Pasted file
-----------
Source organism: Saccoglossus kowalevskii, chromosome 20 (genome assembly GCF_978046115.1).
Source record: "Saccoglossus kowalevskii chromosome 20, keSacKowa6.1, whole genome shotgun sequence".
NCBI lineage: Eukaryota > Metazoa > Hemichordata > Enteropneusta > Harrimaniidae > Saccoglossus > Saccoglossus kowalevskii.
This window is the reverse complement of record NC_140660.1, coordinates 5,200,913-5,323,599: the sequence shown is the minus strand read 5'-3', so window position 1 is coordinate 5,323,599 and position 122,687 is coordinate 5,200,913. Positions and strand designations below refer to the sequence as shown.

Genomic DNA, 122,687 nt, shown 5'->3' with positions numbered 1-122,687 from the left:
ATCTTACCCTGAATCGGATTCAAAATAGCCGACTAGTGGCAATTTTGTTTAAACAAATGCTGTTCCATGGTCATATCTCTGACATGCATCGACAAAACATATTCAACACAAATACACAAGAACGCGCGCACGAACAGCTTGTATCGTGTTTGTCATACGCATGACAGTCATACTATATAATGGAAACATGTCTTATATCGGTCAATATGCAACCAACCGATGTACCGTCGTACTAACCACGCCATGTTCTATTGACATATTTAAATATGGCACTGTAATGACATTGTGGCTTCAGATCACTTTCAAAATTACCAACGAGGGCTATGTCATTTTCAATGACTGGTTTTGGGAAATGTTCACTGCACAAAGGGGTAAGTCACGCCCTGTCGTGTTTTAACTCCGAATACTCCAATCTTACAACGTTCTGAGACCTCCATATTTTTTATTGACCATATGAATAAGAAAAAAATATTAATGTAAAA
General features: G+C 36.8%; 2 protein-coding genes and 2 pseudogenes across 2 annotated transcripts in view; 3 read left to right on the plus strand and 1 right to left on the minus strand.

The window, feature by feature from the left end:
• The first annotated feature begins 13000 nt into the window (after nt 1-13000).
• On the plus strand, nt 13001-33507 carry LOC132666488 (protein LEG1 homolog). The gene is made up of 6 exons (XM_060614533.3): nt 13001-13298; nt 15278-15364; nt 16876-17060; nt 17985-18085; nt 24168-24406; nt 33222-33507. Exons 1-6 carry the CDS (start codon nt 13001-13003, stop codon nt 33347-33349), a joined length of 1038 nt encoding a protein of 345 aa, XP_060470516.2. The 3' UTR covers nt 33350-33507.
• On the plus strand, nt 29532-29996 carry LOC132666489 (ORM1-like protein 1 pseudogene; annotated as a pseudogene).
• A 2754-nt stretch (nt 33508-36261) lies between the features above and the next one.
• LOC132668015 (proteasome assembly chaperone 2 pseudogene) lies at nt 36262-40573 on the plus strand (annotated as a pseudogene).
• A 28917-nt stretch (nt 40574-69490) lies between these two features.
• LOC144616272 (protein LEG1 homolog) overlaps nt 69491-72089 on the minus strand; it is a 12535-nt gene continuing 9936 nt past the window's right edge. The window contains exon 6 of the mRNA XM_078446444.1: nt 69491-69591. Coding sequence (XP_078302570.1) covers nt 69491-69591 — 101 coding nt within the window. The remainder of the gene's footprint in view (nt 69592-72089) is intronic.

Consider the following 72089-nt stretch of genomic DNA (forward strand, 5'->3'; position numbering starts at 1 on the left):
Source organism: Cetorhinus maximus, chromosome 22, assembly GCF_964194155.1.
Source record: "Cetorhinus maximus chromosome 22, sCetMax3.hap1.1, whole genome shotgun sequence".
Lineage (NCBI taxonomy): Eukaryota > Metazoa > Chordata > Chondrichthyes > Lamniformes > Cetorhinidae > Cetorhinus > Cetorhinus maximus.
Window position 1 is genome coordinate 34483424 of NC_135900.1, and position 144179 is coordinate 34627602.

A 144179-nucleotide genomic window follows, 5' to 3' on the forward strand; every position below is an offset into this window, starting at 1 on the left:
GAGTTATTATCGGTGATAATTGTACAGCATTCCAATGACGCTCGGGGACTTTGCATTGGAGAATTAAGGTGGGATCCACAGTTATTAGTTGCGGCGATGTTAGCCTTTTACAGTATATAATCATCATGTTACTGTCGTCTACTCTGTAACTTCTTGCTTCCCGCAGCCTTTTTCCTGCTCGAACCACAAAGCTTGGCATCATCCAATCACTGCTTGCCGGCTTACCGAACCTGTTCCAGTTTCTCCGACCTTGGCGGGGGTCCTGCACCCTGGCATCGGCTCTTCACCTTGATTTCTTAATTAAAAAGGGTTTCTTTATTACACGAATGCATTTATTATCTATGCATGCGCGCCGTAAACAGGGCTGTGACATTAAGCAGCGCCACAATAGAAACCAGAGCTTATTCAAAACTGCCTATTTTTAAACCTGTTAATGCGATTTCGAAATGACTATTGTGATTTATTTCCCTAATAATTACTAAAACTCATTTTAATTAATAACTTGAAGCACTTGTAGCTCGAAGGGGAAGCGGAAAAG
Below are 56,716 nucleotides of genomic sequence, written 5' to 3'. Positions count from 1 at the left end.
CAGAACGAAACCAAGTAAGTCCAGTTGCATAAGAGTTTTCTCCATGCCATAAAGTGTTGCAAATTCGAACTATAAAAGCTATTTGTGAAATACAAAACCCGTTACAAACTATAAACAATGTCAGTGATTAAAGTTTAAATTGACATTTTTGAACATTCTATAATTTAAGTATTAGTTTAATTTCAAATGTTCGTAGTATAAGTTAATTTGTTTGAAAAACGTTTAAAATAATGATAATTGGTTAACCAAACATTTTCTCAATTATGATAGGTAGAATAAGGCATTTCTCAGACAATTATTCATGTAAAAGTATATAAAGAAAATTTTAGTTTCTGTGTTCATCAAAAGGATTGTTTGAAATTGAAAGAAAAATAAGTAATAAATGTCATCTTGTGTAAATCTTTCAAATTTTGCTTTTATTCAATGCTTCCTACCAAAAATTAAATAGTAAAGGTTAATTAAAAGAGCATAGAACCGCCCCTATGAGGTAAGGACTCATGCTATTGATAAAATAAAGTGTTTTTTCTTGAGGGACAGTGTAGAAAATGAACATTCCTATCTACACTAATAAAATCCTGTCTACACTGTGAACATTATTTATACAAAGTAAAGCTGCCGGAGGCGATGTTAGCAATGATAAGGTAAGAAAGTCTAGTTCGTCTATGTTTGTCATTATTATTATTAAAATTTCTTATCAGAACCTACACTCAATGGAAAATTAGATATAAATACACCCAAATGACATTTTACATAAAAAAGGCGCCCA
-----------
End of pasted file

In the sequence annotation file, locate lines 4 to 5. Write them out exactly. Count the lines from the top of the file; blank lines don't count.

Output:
This window is the reverse complement of record NC_140660.1, coordinates 5,200,913-5,323,599: the sequence shown is the minus strand read 5'-3', so window position 1 is coordinate 5,323,599 and position 122,687 is coordinate 5,200,913. Positions and strand designations below refer to the sequence as shown.

Genomic DNA, 122,687 nt, shown 5'->3' with positions numbered 1-122,687 from the left: